I was 26 years old in 1952 when I devoted several weeks to a close study of Hannah Arendt’s “Origins of Totalitarianism,” which had appeared the previous year. I was a college graduate by then (from the then-famed CCNY), but otherwise innocent of the world of scholarship. “Origins” made a tremendous impression on me, as it did on many others at the time. Nobody was aware of, or would have cared if aware, her strange love life as the mistress of Heidegger.
First and perhaps foremost, “Origins” boldly proclaimed an equivalence between Stalin’s Russia and Hitler’s Germany. ( Since then specialists have pointed to the pitfalls in insisting on equivalence in history: two things are never exactly the same, and, it is now argued, the Soviet Union and Nazi Germany, while similar in many ways, were different in others.) To her great credit, Arendt went against the fashions of her time, a time when prevailing moods held the Soviet Union to be somehow on the Left and the Nazis on the Right. Of course, Arendt was neither the first nor the most incisive of the writers who insisted on the striking similarities between Soviet and Nazi domination.
The other noteworthy feature of Arendt’s book, it struck me then and still strikes me now, was her observation that neither of the totalitarian movements could be explained by the self-interest of its supporters. The Marxist “materialist” explanations needed to be exposed. She was foremost in describing these movements as irrational and, in that sense, selfless. (Recent research, of course, has shown both self-interest and selfless “idealism” in these movements.)
Beyond these enduring aperçus, the book was full of what seemed to me erudite references to historical events and movements. Huge sections of the book were devoted to British and French history, and, I was led to believe, all this detail showed how profoundly educated the writer was, how deep a thinker. Now, more than half a century of commentaries by specialists, it is obvious to one and all that much if not all of Arendt’s book place her into that category of know-all writers who start with having an idea (sometimes quite a good one) and then dress it up with whatever footnote references they can find to prove this idea. She had strong opinions, many of them valuable, but she had neither the inclination nor the scholarly habits to test these opinions.
A year or two after I studied her book, I enrolled in a graduate seminar with her at the New School. I thought then, and I think now, that she was the most arrogant person I ever met in my life, or at least tied for that position. She insisted that every one of her thoughts, no matter how fleeting or obviously ridiculous, be accepted as truth beyond any doubt.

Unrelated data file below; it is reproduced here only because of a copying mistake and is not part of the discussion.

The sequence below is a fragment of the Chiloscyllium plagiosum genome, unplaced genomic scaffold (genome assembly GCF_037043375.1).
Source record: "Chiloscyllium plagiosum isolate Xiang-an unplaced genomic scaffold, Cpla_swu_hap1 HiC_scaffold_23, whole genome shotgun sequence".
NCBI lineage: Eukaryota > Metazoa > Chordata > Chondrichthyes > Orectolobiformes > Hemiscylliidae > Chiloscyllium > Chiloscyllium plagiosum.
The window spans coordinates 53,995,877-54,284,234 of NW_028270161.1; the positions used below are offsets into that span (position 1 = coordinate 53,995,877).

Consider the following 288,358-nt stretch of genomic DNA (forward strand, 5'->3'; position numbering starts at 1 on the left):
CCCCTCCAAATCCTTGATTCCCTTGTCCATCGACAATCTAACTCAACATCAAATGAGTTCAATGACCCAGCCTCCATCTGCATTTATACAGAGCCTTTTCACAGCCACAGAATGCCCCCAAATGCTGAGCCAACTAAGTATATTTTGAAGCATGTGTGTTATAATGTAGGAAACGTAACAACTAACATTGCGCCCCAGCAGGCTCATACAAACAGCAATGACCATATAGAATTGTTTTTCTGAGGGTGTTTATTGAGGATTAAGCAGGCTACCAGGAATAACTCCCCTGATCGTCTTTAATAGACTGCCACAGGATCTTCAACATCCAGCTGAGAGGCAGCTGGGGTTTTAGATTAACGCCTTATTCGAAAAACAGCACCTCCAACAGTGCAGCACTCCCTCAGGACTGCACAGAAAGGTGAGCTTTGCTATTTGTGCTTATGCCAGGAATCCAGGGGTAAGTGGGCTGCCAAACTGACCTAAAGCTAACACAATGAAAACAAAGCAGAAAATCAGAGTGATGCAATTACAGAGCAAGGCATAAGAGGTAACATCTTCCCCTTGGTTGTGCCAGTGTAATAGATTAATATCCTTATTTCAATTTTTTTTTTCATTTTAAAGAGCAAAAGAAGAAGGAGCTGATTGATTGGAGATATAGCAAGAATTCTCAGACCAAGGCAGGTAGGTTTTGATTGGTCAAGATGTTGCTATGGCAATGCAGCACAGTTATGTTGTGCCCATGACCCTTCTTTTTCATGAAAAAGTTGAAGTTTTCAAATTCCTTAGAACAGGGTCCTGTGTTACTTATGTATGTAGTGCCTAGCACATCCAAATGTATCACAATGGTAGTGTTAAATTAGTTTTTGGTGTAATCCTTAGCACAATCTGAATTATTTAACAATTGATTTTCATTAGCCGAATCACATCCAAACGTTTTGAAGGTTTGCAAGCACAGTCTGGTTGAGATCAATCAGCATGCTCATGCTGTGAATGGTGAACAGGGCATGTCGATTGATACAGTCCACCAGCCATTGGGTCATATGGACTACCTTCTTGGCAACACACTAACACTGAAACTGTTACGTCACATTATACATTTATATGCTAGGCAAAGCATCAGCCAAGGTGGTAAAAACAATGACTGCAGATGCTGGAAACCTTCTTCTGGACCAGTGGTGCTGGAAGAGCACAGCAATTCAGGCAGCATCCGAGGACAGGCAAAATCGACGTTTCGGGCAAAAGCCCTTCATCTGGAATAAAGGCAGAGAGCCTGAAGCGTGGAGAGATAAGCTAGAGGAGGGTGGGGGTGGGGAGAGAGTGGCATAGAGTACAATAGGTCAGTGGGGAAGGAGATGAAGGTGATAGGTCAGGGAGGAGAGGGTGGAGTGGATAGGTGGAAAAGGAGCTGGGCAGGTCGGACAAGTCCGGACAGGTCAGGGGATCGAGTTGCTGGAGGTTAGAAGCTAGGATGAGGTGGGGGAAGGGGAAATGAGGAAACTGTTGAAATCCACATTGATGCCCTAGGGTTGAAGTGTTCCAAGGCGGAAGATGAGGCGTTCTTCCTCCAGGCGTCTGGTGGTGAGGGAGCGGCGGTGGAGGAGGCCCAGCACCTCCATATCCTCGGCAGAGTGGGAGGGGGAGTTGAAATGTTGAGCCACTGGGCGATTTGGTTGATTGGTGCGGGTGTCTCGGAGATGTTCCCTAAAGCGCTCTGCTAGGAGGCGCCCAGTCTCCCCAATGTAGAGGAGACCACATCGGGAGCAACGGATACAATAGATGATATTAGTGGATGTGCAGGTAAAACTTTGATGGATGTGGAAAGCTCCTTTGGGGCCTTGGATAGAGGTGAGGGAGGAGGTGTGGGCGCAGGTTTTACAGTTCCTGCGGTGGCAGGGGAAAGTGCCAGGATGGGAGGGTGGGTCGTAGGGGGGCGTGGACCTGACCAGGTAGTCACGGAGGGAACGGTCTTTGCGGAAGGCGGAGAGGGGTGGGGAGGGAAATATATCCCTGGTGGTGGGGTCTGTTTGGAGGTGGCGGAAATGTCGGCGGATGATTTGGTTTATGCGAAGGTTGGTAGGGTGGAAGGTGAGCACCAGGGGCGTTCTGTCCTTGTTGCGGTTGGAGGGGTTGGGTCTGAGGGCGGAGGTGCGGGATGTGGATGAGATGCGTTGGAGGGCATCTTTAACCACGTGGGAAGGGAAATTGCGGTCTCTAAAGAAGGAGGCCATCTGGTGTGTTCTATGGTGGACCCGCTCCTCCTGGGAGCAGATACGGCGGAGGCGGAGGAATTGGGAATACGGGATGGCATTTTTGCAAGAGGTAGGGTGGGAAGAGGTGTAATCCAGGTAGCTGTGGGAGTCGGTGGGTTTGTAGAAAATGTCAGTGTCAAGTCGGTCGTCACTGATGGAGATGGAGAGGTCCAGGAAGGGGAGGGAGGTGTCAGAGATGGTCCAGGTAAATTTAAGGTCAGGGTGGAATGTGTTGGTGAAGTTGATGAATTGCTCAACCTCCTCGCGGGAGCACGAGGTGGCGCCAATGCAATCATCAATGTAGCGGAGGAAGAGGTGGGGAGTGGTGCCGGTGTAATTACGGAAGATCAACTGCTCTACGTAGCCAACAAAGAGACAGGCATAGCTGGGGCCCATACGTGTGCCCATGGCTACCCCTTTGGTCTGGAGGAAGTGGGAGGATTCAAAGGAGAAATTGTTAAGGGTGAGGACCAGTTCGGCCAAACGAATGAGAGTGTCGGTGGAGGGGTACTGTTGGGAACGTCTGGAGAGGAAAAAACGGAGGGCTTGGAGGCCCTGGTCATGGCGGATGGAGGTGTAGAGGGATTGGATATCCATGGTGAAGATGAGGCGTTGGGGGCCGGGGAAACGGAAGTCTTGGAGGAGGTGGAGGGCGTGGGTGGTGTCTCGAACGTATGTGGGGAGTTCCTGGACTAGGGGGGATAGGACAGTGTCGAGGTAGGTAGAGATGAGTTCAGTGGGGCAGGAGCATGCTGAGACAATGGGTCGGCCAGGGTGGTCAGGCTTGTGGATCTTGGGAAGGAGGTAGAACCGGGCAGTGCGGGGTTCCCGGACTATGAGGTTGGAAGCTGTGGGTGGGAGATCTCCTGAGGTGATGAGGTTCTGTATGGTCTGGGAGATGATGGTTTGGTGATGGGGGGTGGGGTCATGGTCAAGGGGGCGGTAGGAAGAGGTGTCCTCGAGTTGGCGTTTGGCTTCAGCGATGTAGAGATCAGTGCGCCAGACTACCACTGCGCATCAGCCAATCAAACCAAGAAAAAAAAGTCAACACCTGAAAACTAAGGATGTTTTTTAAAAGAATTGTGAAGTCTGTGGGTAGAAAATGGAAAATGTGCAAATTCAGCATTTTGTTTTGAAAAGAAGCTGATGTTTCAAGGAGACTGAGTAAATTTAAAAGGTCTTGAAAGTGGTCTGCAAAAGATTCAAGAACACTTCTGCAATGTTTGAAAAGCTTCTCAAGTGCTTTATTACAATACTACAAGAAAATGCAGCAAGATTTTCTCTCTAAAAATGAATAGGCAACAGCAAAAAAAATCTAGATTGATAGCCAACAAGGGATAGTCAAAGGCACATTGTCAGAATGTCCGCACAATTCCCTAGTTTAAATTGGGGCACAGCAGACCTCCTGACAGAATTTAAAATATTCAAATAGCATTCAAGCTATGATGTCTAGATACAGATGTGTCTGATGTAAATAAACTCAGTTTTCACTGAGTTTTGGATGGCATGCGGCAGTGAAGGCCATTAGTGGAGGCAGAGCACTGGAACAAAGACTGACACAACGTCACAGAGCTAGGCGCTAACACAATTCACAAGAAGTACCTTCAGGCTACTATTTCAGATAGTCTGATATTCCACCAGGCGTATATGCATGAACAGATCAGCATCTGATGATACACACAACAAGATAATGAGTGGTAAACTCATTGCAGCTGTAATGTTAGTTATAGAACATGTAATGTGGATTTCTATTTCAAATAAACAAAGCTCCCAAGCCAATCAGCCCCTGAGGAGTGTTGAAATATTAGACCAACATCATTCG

Eleven years ago now, Walter Laqueur, in an indispensable article “The Arendt Cult: Hannah Arendt as Political Commentator,” shows many instances of a petulant narcissism in her personal and professional life, and also demonstrates the irrationality of the admiration that her writings have inspired since her death. He also shows how prone she was to anti-Jewish prejudices (being Jewish herself was no inhibition).
So what is new ? Plenty. The Times Literary Supplement of October 9, 2009, carries a lengthy article entitled “Blame the victim. Hannah Arendt among the Nazis: the historian and her sources,” by the distinguished historian Bernard Wasserstein (I have not been able to find an on-line version of this piece.) Much of Laqueur’s older criticism is amplified here, with much new detail of Arendt’s personal anti-Semitism, her haughty relations with others, the unscholarly nature of her “Origins of Totalitarianism:”
Her conception of the dynamics of historical change was confused, a mishmash of the structural, the social-psychological, and the conspiratorial. She was painfully ignorant of political economy, diplomacy, and military strategy and had little grasp or interest in the mechanics of the political process in the states about which she wrote. She snapped up unconsidered trifles of evidence and inflated them into richly coloured balloons of generalization.
But Wasserstein’s most telling criticism comes when he details Arendt’s ignorant use of anti-Semitic sources to reach her generalizations about the nature of the Jews. Sometimes she relies on such sources just carelessly, but more often she seems malicious. We all know, of course, that some years after writing her “Origins,” Arendt repeatedly insisted that groups of Jews, particularly those incarcerated by the Nazis, collaborated with Nazis in ways that, presumably, she herself never would. She didn’t much like Jews, and she didn’t seem to care that her personal tastes and prejudices, and not only about Jews, ruined her objectivity as a writer.
UPDATE, March 13, 2010: read “Where Hannah Arendt Went Wrong,” by the distinguished Israeli scholar Shlomo Avineri, in Haaretz Books of March 2010.
UPDATE, Nov. 11, 2013: read Gertrude Ezorsky’s “Hannah Arendt Against the Facts.” (1963), and Michael Ezra’s “The Eichmann Polemics: Hannah Arendt and Her Critics” (2007).
UPDATE, March 12, 2014: David Nirenberg’s remarkable Anti-Judaism, The Western Tradition (2013) details (pp. 461-5 and 573) how Arendt’s views, even in her Totalitarianism book, relies on traditional anti-Jewish stereotypes in her understanding of “the Jewish Question.” When she reports the alleged high proportion of Jewish capitalists, she uses sources produced by Nazi propaganda.